An industry consortium working on standards for interoperability in network-centric operations has hit a hurdle in the form of US export controls, which are preventing US firms sharing information with foreign members. The Network Centric Operations Industry Consortium (NCOIC) was established last year to "integrate existing and emerging open standards into a common evolving global framework" enabling products to interoperate in a network environment, founded by Boeing, Lockheed Martin, Northrop Grumman, Raytheon, BAE Systems, EADS, Saab and Thales.

The NCOIC had not anticipated a problem with US export controls, "because we are using open, non-propriety products", says executive chairman Carl O'Berry, Boeing's vice-president, network-centric architectures. The consortium is working on standards and tools that will enable interoperability to be embedded in the "DNA" of products.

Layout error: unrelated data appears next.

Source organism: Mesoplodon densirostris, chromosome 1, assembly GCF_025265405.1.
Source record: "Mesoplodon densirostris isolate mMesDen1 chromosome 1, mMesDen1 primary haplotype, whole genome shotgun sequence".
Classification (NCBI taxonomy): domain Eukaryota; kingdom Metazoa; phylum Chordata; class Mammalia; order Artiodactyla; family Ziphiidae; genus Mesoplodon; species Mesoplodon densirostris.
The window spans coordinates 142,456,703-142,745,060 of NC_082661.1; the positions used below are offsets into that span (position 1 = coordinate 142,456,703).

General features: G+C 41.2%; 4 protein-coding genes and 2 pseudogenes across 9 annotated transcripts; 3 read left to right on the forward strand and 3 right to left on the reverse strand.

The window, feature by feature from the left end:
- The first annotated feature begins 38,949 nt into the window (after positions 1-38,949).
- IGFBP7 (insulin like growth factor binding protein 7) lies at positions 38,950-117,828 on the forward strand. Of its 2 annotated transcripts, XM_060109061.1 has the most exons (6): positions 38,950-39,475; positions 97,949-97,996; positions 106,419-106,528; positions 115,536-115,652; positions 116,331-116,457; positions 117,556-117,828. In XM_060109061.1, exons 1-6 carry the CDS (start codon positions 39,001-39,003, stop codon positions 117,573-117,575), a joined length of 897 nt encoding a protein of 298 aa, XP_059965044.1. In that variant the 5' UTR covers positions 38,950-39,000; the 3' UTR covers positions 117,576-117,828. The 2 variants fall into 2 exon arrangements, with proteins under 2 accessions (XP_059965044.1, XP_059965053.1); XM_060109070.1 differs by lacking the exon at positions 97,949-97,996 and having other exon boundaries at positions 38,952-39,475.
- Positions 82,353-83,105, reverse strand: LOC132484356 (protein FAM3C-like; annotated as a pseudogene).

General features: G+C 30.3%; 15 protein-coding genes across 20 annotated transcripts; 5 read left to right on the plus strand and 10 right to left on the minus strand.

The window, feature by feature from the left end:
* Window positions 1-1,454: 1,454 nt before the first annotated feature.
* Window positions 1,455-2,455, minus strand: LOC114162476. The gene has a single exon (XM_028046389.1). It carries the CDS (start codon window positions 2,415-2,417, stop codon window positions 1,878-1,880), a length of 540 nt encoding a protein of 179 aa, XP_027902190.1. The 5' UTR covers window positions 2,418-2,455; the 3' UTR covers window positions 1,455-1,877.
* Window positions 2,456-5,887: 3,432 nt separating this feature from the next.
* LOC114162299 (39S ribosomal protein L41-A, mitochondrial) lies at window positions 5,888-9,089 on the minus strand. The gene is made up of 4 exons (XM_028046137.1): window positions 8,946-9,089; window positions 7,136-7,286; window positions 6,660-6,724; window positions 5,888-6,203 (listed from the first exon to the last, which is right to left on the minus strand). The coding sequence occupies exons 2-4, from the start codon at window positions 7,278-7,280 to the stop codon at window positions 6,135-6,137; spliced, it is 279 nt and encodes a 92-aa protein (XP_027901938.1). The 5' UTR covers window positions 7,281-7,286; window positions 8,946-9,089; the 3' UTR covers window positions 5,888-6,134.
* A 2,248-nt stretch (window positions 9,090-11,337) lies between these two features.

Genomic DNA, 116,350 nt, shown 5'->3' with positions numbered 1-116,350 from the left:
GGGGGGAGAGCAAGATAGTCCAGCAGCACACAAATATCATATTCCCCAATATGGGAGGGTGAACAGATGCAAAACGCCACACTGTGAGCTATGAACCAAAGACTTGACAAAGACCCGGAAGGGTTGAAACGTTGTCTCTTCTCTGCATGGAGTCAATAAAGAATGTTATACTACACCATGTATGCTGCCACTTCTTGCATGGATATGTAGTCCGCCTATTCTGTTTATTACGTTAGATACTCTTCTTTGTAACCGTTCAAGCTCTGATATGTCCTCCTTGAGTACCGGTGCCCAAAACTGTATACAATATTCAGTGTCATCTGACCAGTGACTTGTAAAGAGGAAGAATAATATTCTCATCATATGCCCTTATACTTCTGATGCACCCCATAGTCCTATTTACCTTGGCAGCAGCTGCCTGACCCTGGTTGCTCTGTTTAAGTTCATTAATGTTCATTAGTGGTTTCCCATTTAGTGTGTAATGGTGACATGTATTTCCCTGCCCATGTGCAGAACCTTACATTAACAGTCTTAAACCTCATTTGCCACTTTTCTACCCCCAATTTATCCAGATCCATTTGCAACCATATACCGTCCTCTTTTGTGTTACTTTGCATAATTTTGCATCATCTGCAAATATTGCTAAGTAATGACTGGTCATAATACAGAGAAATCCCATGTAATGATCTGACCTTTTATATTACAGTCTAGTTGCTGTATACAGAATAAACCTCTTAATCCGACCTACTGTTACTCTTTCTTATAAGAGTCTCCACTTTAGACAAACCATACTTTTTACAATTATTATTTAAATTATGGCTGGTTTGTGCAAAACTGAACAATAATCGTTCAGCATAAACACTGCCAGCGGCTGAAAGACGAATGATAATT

The NCOIC is trying to use available standards and off-the-shelf products to develop a "building code" that will guarantee a minimum level of interoperability. US export-control restrictions prevent the international members participating in some consortium activities. The NCOIC is trying to secure a blanket licence to share information.


Source: Flight International